The result should be a faint gray circle, if any at all. If it is dark and you've done the required service, simply loosen the set screw on the intake cuff and reset a half-inch counterclockwise, test with a clean towel (I label the towels, to keep track of the results). If that doesn't help, return to the start point and try the same increment clockwise. Verify success by trying an inch either way, pick what is best for your elevation. This comes from the tech support people at http://www.aquahot.com/ We had two buses that smoked in the 'hood, one with white vapor, the other with black. After servicing the units, we used this method and made both exhausts virtually invisible. 'Makes a huge difference in the field, in certain wind conditions! My neighbor, whose Prevost's Aqua Hot blew a thick cloud of white, is tickled to death. Who knows what his dealer's shop might've charged for the service (his cost totaled about $45, the price of a new nozzle and fresh filter, shipping).

    From Granbury, just a few miles south of Ernie!!

  13. I put a worklight downstairs in my Fleetwood's basement near the plumbing, for when the unit is on shore power. A small heater will also do the trick. Make sure neither is too close to PVC fixtures (they can melt), and that the heat source is disconnected when shore power or generator power isn't connected.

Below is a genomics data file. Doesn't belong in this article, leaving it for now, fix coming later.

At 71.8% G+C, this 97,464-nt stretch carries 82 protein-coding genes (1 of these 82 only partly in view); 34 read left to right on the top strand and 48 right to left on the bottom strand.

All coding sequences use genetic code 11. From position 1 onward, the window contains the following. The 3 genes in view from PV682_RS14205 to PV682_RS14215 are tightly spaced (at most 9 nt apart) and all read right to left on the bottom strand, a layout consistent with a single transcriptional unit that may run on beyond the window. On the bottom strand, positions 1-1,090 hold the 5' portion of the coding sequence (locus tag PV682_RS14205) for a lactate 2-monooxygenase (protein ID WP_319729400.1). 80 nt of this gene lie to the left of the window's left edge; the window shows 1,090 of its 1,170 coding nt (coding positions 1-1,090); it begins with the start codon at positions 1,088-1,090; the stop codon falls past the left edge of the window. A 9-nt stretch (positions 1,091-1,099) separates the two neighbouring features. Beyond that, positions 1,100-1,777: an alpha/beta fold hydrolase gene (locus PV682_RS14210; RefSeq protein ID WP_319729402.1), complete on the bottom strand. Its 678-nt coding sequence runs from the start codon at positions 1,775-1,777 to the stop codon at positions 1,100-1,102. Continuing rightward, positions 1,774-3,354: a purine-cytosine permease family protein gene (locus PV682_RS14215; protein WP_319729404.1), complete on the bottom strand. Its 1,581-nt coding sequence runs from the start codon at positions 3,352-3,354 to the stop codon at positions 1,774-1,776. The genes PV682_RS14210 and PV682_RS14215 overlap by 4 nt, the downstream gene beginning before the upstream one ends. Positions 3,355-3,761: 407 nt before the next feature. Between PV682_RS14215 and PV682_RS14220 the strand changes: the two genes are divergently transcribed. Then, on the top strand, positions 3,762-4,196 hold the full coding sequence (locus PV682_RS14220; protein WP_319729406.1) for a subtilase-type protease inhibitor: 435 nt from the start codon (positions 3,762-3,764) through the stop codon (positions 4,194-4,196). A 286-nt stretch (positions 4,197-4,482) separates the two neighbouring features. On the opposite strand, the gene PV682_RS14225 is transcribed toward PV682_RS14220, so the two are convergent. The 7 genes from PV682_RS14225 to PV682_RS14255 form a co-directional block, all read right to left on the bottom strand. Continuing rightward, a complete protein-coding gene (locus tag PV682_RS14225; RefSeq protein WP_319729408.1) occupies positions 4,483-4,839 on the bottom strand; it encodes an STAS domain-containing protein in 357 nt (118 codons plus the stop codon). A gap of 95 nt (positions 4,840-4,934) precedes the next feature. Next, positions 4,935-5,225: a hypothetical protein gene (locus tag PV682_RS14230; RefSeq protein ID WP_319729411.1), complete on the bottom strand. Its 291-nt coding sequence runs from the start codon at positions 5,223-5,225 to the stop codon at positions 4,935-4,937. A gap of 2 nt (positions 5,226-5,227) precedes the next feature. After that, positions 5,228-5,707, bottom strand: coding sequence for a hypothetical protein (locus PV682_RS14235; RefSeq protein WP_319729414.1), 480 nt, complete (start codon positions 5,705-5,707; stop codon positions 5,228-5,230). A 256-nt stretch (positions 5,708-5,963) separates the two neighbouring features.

Underway, if you can tolerate the cabin temp, the basement shouldn't be close to freezing.

    There is one gotcha: using a space heater "upstairs" on shore power can actually lead to pipes freezing, believe it or not. The furnace won't run as often, so the basement is denied heat.

    One other PhD-level freeze issue on some rigs: a disconnected/cracked clothes dryer hose can result in plumbing located in the space behind the washer/dryer freezing.

  14. I had airline school near DFW starting Saturday, positioned myself in Arlington Thursday night. Six miles as the crow flies, more than an hour's drive, even after 48 hours.

    One glitch, getting ready to go home: I had to climb onto the roof and kneel on the 2" layer of ice atop the rig, lean over the fairings, to break the long slabs on my toppers before closing the slides (about 53 linear feet). 'Like tossing two or three complete "ice" encyclopedia sets to the ground, all said and done.

    Those who aren't up to gymnastics like that might be well-served to retract slides when it snows/sleets less than a week or two from a planned departure, in frigid weather (the manual says retract the slideouts whenever it snows, but let's temper such advice with a lil' common sense).

    Tilting the rig nose up or down is critical, in conditions like that. Today, as the weather warms, it is in the driveway -- we have a 72 hour grace period -- with its butt hoisted aloft. Water has poured off the front cap all day!

  15. I'm a contact for you in the DFW area, glad to help.